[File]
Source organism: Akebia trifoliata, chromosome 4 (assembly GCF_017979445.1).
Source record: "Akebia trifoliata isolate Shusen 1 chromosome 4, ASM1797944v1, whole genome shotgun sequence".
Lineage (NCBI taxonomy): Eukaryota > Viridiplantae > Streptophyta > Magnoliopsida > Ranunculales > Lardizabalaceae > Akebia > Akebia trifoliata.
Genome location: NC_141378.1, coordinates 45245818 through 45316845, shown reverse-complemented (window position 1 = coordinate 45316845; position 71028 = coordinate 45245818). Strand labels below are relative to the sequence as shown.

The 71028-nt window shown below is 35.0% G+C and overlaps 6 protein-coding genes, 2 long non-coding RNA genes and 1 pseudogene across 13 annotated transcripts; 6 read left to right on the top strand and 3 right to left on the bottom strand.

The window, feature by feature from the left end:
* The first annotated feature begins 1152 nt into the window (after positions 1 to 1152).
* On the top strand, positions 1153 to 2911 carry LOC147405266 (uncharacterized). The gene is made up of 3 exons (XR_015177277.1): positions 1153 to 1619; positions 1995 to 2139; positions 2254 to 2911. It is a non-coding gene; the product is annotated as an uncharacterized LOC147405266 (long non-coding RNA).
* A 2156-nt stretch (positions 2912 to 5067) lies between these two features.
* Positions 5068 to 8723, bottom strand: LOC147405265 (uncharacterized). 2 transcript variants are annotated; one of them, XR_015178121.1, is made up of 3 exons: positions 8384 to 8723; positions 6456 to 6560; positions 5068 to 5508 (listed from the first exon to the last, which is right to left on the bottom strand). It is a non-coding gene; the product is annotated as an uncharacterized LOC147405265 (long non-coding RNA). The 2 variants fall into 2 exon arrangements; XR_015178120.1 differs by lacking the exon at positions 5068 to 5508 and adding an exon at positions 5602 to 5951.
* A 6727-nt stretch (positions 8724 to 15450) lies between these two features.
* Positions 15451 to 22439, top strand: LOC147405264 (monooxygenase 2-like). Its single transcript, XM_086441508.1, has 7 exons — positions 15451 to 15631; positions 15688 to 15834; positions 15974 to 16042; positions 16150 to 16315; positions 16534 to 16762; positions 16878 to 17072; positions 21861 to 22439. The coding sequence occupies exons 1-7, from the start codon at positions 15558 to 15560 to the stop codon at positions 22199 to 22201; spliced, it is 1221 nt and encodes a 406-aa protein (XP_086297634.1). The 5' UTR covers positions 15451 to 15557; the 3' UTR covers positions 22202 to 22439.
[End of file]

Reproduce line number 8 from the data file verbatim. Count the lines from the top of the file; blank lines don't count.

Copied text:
* On the top strand, positions 1153 to 2911 carry LOC147405266 (uncharacterized). The gene is made up of 3 exons (XR_015177277.1): positions 1153 to 1619; positions 1995 to 2139; positions 2254 to 2911. It is a non-coding gene; the product is annotated as an uncharacterized LOC147405266 (long non-coding RNA).